This is especially interesting when one considers that the majority of infotainment’s audience consists of people who do not consider themselves as traditionally engaged in politics. Matthew Baum, professor of Journalism at Harvard, defines these consumers as “politically inattentive individuals,” who do not “turn to traditional political news, and so are unlikely to be exposed to hard news stories about foreign affairs.” Infotainment, instead, utilizes simplified information that allows citizens to participate in democracy from a largely populist base where information is insubstantial and the coverage is not in-depth. Both Baum and Angela Jamison, professor of Journalism at UCLA, argue that politically inattentive viewers do not decide whether to use hard or soft news, but rather decide whether to use soft news or no news at all.As such, soft news is less an alternative news source which offers a world view that might challenge conventional news outlets, as it is a substitute primary news source for millions who do not want to or have the time to absorb what might be considered a complicated, detailed news story. Infotainment serves as a system of reporting that allows viewers to get just enough information to be able to take some sort of stand on a given issue. If political information can be made entertaining, it can be tacked onto the material mainly intended for entertainment. As a result, there is no extra cost for gaining this information. In the end, consuming soft news does actually raise awareness about political issues in people with low political awareness.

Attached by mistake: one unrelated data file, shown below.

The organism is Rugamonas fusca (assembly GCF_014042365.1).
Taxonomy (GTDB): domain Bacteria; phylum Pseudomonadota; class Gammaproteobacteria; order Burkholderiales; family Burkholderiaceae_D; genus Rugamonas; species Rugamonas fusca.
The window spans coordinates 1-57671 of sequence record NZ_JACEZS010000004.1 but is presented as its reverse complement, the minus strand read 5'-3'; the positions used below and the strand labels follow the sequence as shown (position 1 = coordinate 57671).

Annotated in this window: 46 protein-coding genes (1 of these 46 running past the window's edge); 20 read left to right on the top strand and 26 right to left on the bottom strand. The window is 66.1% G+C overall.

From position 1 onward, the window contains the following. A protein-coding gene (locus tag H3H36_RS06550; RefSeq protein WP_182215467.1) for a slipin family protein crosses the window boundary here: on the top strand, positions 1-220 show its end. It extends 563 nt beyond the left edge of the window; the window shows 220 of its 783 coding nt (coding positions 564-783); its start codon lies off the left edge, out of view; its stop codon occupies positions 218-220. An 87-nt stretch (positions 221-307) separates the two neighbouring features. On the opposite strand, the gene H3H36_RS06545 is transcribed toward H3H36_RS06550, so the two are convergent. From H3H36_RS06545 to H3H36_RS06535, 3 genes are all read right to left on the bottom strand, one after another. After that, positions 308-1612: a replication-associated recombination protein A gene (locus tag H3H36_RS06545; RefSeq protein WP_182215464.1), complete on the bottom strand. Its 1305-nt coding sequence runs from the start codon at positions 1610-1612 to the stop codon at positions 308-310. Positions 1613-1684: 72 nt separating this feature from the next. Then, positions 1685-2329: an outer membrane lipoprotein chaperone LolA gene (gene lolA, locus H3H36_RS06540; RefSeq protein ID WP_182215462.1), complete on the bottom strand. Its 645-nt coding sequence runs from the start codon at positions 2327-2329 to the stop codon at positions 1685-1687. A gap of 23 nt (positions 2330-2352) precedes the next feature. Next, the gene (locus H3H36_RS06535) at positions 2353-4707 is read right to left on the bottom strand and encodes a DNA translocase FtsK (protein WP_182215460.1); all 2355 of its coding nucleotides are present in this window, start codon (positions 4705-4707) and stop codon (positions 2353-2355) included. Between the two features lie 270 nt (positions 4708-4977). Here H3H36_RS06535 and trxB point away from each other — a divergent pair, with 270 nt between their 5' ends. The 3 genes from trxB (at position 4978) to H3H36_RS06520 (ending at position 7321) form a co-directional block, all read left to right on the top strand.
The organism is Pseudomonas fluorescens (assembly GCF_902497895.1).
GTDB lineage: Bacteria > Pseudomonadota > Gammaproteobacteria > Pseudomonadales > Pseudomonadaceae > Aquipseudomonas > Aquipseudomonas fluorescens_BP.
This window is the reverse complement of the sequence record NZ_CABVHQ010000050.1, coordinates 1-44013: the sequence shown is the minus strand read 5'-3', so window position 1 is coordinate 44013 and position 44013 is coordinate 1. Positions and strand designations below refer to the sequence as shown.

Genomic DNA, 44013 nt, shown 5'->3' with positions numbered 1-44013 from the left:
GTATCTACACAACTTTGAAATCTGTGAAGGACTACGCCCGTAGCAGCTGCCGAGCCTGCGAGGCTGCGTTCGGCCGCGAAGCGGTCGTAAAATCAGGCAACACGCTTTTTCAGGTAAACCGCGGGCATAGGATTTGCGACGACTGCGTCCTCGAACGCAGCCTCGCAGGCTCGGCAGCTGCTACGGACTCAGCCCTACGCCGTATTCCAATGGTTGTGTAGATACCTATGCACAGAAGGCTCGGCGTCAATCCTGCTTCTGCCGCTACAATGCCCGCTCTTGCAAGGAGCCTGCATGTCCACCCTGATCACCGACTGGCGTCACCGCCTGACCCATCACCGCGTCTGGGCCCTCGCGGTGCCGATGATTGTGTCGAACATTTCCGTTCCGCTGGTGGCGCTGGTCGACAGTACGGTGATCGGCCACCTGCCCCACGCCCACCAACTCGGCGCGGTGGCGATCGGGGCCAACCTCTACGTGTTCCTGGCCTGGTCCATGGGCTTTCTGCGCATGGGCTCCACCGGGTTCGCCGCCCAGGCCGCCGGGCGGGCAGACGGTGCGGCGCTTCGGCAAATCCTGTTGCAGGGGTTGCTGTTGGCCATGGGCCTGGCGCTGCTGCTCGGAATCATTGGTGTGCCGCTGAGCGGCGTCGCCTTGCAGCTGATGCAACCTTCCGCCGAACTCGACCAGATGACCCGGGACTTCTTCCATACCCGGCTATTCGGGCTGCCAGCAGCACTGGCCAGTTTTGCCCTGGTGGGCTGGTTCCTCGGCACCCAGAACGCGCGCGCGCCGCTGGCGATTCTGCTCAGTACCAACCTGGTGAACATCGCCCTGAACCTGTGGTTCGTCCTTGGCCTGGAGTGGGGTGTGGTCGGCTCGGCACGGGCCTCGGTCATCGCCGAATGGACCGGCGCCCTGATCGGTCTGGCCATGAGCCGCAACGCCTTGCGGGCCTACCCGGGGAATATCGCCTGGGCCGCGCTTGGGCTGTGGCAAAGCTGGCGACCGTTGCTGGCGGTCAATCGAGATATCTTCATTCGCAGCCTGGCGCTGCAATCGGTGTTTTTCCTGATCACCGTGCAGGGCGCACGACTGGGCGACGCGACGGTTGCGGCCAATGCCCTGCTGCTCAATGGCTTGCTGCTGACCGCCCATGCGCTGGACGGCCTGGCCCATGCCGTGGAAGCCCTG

Viewers watch infotainment because its stories are presented in an episodic format that helps simplify otherwise complex information. People who depend on infotainment often find the information given in hard news broadcasts complex and hard to comprehend. Episodic frames, on the other hand, “tend to be more compelling and accessible to politically inattentive viewers.”An episodic focus on individuals or groups rather than on public policy issues, is easier to connect to as a viewer, and thus easier to digest. Baum also asserts that “individuals may rapidly forget the facts surrounding a given issue or policy, yet they remember how they felt about it.” Within the framing of episodic news, emotional judgments take place over slow and distanced reasoning. One of the starkest examples of this remains the events of 9/11; many people may recall where they were when they found out and their initial shock. As 9/11 demonstrated, the visual component of news reports becomes imperative to the impact of soft news because “it is more vivid” and plays to viewers’ preference for episodic frames. Families crying at memorial services and Bush using harsh rhetoric against those allegedly responsible can provoke strong emotional reactions, even if they have nothing to do with a policy component or looking into why 9/11 occurred. If soft news viewers can visualize events and issues through a set image rather than making an image themselves through reports and dictated analysis, it is more likely to keep their attention fixed on a story, replacing thought with anticipation and a sense of participation.